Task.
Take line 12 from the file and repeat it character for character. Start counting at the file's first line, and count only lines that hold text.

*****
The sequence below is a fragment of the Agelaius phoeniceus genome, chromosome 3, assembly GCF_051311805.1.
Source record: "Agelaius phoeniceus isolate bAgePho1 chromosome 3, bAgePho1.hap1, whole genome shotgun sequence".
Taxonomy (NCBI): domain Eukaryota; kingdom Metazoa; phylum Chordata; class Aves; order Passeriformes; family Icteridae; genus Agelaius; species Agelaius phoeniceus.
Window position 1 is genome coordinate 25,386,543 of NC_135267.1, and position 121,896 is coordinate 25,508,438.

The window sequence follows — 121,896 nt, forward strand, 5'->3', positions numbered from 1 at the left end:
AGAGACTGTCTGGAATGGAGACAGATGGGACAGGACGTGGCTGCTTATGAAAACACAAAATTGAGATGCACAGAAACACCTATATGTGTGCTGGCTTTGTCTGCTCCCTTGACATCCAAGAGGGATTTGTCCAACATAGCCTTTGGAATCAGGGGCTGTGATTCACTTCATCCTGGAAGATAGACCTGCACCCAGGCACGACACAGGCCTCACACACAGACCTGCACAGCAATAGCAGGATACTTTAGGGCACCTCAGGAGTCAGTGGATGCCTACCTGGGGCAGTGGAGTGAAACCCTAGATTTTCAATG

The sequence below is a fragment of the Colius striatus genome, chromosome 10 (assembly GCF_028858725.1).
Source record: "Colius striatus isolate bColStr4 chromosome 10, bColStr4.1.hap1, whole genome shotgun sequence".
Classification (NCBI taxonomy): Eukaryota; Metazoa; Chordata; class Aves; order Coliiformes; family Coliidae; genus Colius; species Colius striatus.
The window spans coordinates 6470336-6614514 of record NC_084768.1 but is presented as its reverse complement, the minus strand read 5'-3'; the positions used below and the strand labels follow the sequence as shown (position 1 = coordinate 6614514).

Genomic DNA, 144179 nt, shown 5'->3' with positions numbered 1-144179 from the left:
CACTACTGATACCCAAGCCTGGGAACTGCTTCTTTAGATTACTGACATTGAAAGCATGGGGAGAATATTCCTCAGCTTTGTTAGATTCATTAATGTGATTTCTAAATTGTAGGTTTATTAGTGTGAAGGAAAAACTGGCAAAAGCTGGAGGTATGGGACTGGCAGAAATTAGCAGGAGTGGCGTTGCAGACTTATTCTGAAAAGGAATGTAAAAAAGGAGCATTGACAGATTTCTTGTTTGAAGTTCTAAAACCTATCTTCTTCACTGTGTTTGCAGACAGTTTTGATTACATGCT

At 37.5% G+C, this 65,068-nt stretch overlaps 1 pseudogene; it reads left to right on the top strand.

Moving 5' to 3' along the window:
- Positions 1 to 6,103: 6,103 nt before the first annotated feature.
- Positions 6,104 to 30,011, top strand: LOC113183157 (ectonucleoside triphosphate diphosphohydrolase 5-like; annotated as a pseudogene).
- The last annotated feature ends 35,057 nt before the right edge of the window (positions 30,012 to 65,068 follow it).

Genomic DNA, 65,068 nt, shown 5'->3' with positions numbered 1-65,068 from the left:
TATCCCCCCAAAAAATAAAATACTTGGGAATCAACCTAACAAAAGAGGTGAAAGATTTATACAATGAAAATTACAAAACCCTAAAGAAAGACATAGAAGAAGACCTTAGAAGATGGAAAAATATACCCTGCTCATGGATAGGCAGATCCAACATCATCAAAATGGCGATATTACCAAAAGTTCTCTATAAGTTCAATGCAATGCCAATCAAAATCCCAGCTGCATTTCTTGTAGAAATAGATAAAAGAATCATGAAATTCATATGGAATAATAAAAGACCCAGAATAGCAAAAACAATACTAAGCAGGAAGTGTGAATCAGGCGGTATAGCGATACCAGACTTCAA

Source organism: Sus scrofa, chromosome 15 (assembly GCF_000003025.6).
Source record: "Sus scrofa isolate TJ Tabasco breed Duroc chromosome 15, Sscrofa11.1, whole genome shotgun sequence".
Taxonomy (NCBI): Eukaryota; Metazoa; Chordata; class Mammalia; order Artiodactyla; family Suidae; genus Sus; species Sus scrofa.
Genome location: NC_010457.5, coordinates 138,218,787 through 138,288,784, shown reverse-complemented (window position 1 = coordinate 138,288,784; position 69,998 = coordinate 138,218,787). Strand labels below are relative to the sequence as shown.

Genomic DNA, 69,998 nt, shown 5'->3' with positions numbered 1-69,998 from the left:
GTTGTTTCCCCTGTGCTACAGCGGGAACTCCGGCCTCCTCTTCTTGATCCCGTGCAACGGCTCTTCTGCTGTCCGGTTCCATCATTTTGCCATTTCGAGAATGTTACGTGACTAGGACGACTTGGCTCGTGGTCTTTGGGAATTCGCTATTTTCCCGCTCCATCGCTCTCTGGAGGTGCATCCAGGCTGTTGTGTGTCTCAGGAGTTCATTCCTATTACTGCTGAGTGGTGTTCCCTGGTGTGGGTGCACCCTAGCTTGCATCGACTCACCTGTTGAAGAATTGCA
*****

CACTACTGATACCCAAGCCTGGGAACTGCTTCTTTAGATTACTGACATTGAAAGCATGGGGAGAATATTCCTCAGCTTTGTTAGATTCATTAATGTGATTTCTAAATTGTAGGTTTATTAGTGTGAAGGAAAAACTGGCAAAAGCTGGAGGTATGGGACTGGCAGAAATTAGCAGGAGTGGCGTTGCAGACTTATTCTGAAAAGGAATGTAAAAAAGGAGCATTGACAGATTTCTTGTTTGAAGTTCTAAAACCTATCTTCTTCACTGTGTTTGCAGACAGTTTTGATTACATGCT